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A Little Gold Man, Far Away: Oscar Season as a Spectator Sport…

In case you hadn’t realised, Oscar season is in full swing. We’ve already had the Toronto International Film Festival. There’s already a front-runner in the form of The Master. The seemingly obligatory voting controversy has already been reported upon. Newspapers and on-line film websites are already launching their coverage of a race that won’t be over for another five months, despite the fact that many would argue the race probably already has a winner. And that discounts those websites already set up specifically for the race, which are (understandably) kicking into overdrive.

And I… find myself having difficulty mustering too much enthusiasm about it.

The show goes on…

To be fair, it’s hardly new. I enjoy the Oscars when they take place – even if I don’t obsess over them in the weeks running up to the announcements, and the night of the ceremony. When something like Extremely Loud and Incredibly Close sneaks a Best Picture nomination, I’m more resignedly disappointed than I am viscerally upset. I don’t judge the worth of a film through the weight of Oscar gold it brings home, and so I’m never too tied up in the fact that my opinion only ever barely overlaps with the Academy. However, there’s something more than that at the root of my apathy towards the long start to awards season.

It’s the exclusivity of it all, I think, that disappoints me. It’s the fact that it’s a time of the year where quite a few film fans are relegated to sitting on the side lines while insiders gossip relentlessly over movies they’ve seen and you haven’t. The discussion is based around picking winners from a pool, but often the potential winners aren’t in wide release and certainly haven’t swept the international market.

Hank-ering down…

I’ve always loved film as perhaps the most accessible form of narrative media. After all, almost everybody has an opinion on cinema and film – everybody has a favourite film, or one they look forward to. Cinema is a great discussion point, it’s something you can steer a conversation to in its more awkward moments. It’s also something of a springboard for more interesting conversations, about how we relate to media and how we see the world. I’ve always adored that about film.

However, Oscar season makes it almost impossible to do that – because it feels like less of a discussion or debate and more like an extended five-month-long commentary. People do up prediction charts and insiders snipe at one another, but audiences really feel sort of left on the sidelines. As a result, the conversation feels hedged on. When people talk about The Master, a film I’m interested in seeing, it seems they talk more about how its Scientology-related undertones might affect its Oscar chancesthan they do about what it’s actually saying.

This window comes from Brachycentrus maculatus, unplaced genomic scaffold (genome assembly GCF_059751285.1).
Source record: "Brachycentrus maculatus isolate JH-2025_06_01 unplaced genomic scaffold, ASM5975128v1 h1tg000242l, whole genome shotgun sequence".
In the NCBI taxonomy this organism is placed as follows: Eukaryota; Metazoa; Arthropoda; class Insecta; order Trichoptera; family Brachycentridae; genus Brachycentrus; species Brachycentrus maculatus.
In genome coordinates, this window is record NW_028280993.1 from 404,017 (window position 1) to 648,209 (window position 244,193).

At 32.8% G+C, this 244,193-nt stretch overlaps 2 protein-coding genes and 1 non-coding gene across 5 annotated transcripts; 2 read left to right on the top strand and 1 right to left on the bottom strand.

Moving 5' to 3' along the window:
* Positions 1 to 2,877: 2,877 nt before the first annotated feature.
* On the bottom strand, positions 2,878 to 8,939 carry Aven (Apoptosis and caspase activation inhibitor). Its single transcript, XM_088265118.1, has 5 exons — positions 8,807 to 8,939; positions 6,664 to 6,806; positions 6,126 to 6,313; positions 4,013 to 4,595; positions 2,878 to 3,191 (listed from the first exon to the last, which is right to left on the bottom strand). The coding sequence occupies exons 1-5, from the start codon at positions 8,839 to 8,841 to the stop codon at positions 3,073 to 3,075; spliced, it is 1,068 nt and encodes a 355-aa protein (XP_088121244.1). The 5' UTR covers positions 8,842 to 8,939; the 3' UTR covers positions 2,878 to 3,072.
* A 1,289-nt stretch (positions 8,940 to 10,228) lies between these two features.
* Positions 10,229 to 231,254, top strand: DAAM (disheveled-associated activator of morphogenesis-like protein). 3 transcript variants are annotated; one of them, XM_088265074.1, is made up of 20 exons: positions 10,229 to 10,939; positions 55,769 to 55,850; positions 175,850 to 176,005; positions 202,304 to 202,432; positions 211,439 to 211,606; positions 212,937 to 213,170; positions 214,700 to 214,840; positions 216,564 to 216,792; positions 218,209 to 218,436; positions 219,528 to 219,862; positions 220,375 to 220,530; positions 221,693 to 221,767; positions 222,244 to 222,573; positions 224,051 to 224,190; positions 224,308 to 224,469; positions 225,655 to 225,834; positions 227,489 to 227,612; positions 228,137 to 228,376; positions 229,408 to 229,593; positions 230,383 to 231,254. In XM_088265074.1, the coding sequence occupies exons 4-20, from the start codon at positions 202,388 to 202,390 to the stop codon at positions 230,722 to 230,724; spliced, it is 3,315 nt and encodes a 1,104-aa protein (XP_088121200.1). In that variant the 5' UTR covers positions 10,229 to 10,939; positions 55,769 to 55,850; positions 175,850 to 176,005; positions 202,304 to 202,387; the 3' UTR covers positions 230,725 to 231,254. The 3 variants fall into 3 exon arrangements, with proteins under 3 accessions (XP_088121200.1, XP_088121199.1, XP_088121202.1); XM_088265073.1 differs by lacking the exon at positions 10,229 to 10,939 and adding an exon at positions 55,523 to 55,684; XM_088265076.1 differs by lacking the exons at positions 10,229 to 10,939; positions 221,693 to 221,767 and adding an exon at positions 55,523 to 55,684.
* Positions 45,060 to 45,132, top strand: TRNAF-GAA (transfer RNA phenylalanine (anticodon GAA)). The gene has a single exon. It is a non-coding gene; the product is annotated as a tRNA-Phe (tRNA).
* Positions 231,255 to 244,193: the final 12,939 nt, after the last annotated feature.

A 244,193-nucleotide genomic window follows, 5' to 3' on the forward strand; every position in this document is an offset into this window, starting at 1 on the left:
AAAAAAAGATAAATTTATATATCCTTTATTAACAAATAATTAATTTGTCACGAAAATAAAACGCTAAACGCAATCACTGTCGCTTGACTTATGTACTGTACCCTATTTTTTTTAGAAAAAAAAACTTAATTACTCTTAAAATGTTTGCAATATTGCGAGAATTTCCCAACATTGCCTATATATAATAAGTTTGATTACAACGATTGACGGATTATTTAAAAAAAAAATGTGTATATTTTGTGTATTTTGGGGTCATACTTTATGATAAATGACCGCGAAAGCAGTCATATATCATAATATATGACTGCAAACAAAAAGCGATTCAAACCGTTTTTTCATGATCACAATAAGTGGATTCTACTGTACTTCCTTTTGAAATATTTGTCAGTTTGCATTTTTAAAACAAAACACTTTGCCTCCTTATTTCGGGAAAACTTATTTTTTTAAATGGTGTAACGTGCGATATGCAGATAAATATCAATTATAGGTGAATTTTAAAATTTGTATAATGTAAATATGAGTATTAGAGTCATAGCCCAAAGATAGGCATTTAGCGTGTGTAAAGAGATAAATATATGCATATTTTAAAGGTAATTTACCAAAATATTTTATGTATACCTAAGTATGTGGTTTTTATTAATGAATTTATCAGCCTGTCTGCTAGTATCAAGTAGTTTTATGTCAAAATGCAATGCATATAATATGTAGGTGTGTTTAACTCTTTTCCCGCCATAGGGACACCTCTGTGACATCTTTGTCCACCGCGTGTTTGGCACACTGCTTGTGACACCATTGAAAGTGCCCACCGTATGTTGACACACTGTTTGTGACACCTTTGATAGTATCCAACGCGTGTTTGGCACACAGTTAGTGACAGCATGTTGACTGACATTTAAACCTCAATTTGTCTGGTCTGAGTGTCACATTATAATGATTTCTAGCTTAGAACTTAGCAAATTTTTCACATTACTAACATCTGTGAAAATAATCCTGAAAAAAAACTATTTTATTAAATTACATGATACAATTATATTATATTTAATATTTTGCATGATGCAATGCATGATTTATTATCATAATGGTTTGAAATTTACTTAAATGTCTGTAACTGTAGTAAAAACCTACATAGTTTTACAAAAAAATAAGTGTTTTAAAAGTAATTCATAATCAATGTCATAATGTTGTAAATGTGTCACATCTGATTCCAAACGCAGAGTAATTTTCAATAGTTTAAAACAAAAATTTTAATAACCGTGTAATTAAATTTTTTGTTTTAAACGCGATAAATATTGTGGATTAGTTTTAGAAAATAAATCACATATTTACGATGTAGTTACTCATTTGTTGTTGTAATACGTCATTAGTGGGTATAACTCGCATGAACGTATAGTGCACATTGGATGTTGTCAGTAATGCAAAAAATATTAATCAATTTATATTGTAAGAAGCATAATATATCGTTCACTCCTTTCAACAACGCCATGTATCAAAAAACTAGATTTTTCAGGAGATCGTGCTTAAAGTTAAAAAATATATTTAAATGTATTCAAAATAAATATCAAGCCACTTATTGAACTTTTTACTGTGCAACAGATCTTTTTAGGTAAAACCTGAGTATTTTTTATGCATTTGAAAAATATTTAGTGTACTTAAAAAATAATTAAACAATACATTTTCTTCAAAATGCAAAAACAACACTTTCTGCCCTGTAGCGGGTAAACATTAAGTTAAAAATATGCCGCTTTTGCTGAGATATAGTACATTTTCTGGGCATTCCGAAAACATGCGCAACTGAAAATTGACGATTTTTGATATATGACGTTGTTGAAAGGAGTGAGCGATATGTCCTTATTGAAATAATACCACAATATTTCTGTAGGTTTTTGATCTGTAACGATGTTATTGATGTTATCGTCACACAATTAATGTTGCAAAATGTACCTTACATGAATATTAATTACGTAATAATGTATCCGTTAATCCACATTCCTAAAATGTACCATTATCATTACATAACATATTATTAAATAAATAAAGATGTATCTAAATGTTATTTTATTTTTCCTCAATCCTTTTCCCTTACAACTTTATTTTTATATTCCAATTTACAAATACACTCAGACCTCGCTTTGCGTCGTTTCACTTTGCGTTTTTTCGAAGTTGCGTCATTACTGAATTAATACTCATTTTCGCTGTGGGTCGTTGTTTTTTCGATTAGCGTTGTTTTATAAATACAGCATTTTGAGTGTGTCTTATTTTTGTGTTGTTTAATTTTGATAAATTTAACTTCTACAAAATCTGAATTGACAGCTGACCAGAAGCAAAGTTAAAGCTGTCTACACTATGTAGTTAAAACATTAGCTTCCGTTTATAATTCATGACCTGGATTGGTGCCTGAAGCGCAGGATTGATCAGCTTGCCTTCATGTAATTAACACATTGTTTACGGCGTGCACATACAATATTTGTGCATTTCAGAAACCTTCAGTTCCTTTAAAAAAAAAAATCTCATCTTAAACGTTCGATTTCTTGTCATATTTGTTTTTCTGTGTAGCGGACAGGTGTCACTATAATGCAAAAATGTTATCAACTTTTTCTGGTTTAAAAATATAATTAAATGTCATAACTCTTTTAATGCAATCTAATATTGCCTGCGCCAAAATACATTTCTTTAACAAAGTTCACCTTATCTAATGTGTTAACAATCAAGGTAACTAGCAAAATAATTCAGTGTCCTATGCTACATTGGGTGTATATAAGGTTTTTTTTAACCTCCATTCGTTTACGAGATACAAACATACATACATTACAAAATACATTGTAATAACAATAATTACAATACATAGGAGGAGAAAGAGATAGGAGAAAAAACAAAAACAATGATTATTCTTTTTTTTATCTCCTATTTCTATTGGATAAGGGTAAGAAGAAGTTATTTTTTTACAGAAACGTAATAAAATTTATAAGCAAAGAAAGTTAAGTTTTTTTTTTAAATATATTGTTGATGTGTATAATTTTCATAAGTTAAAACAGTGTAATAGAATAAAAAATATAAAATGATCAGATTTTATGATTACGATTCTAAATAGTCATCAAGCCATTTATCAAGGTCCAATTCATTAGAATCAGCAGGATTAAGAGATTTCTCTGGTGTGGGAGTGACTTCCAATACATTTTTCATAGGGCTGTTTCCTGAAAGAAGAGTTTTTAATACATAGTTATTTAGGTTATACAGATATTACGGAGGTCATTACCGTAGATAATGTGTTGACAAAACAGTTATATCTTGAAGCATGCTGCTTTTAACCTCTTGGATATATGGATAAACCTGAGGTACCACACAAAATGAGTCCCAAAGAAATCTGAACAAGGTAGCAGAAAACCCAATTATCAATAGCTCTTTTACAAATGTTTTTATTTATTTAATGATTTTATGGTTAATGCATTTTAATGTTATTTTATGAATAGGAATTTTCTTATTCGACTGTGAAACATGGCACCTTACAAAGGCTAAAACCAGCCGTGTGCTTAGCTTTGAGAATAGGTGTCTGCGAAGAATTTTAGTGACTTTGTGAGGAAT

Good luck catching all the contenders from Paris…

Of course, even if the discussion were about what the film actually means, I’d still be locked out of it until The Master is released in the United Kingdom and Ireland, in November. And that’s one of the earlier contenders to get a release. I didn’t see last years contenders like Shame and Martha Marcy May Marlene until early this year. You might argue that there’s a very good reason for this – that the Oscars build the necessary hype for these films to have a potentially successful cinematic run outside the United States, but that still makes the whole thing more than a little frustrating.

Due to these tight release schedules over here, I have to race to see all (or even most) of the contenders before the ceremony itself, so that I can legitimately feel like I’m rooting for the best would-be winner, rather than the one that everybody else told me I was supposed to get behind. Don’t get me wrong, everybody who does the Oscars commentary seems to love it. And I’d be lying if I didn’t concede a geeky thrill in reading some of it, but I always feel like I’m watching the action from behind a screen. As oddly appropriate as that might be for coverage of film, it doesn’t make for the most satisfying experience.

I barely see enough to keep me ticking over…

I’d love to be able to engage with the inevitable end-of-year film conversation on the Awards, but it’s just not possible. I’d simply find myself parroting what other far more qualified commentators had said, or I’d be trying to judge films I hadn’t seen – neither of which really appeals to me when it comes to film. There’s enough stuff to talk about in the stuff I’ve actually seen.